The likelihood of this future is related to a number of key factors – the ability for the EA team to maintain business people within it.  If this is maintained then this future will become less likely, however without real Business engagement and acceptance across all areas of the organisation to the benefits of Enterprise Architecture as an approach and not just conversations between ICT people and Business people trying to bridge the gap, then we will inevitably resort to Technical Architecture work.

Scenario 4
The likelihood of this future is already taking shape, our new ICT strategy is very much business focused and we already have a team in the business who are leading on Information Architecture. The challenges for this scenario however are again the ability of the team to engage with Business people and to maintain the business skills already developed in the team. However i would suggest that over time the focus of the team will be driving the technical architecture in response to the business. I also think that the business architecture function will not only be about Business/IT alignment but the architecture of the IT function itself.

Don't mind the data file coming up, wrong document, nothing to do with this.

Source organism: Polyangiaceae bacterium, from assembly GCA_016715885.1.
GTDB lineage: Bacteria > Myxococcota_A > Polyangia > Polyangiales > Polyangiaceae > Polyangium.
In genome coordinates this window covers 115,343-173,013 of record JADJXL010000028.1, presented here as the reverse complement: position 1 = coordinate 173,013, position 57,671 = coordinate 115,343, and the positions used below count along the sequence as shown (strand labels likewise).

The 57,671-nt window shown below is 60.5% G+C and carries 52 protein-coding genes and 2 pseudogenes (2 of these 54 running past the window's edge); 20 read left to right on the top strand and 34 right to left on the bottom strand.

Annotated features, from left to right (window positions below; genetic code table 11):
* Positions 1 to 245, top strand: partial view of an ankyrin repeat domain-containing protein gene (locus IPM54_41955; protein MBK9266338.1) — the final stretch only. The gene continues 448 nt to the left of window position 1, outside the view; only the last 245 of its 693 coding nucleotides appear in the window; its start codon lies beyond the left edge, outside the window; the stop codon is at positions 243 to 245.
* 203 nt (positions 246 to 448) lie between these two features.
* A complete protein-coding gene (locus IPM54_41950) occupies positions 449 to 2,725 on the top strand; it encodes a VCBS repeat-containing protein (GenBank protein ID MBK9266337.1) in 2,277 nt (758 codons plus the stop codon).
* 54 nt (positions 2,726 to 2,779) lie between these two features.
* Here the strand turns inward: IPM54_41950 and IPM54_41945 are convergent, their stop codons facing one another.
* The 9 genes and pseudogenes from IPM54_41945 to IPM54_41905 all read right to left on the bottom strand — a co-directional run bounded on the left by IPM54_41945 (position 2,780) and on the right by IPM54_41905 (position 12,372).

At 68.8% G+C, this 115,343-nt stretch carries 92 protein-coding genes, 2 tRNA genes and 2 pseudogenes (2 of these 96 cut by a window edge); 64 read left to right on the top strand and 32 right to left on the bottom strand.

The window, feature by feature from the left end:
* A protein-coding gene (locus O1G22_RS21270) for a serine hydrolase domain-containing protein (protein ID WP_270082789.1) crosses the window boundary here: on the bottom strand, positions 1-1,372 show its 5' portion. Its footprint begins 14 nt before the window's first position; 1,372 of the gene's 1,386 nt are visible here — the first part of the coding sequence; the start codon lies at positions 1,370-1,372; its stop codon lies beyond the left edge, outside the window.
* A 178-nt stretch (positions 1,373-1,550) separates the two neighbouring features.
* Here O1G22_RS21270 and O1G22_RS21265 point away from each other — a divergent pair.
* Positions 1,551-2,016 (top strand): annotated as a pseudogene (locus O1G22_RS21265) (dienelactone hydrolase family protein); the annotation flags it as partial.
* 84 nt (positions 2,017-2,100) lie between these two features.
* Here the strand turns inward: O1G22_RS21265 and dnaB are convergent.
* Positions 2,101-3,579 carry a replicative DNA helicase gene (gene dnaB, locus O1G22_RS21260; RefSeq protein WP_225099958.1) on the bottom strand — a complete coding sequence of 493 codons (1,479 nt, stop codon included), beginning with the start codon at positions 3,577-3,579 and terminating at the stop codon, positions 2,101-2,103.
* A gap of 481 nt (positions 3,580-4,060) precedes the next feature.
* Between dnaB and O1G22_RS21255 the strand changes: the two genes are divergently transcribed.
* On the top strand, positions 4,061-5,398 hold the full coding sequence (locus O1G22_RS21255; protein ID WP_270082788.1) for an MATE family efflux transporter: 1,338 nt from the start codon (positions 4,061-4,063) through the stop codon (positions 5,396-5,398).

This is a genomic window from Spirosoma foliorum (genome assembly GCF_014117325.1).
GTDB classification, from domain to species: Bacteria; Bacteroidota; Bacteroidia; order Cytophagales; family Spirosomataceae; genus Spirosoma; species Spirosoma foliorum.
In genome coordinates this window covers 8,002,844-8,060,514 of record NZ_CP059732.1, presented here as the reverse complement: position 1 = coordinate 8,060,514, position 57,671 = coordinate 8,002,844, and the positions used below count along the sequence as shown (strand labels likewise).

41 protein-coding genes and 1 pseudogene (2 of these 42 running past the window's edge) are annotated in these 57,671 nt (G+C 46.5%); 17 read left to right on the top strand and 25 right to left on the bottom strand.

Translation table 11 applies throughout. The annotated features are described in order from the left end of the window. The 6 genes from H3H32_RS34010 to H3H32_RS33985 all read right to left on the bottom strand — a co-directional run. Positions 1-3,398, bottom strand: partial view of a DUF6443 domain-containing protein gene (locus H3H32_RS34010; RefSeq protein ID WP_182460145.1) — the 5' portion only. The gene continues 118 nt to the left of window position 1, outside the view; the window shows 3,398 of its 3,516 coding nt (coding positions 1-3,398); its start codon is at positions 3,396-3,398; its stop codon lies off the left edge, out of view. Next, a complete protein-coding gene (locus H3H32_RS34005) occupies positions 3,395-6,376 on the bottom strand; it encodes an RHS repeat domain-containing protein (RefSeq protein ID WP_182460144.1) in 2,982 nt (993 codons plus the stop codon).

If we get to a point where the IT function has had appropriate levels of business architecture then it would seem a likely next step to embrace Scenario 1 and 2 – The EA team disappears as a unique function and is absorbed totally by the Business as a core competency.

In my humble opinion we would have succeeded as an Enterprise Architecture function if this outcome is achieved.

ISO27001: security as a business enabler

As I alluded to in a previous post, my organisation has been working to gain ISO27001 compliance for the last year and a half. I’m pleased to report that in early December we finally achieved our first compliance certificate, and this represents the culmination of a lot of hard work, some by people who have now moved on to new things.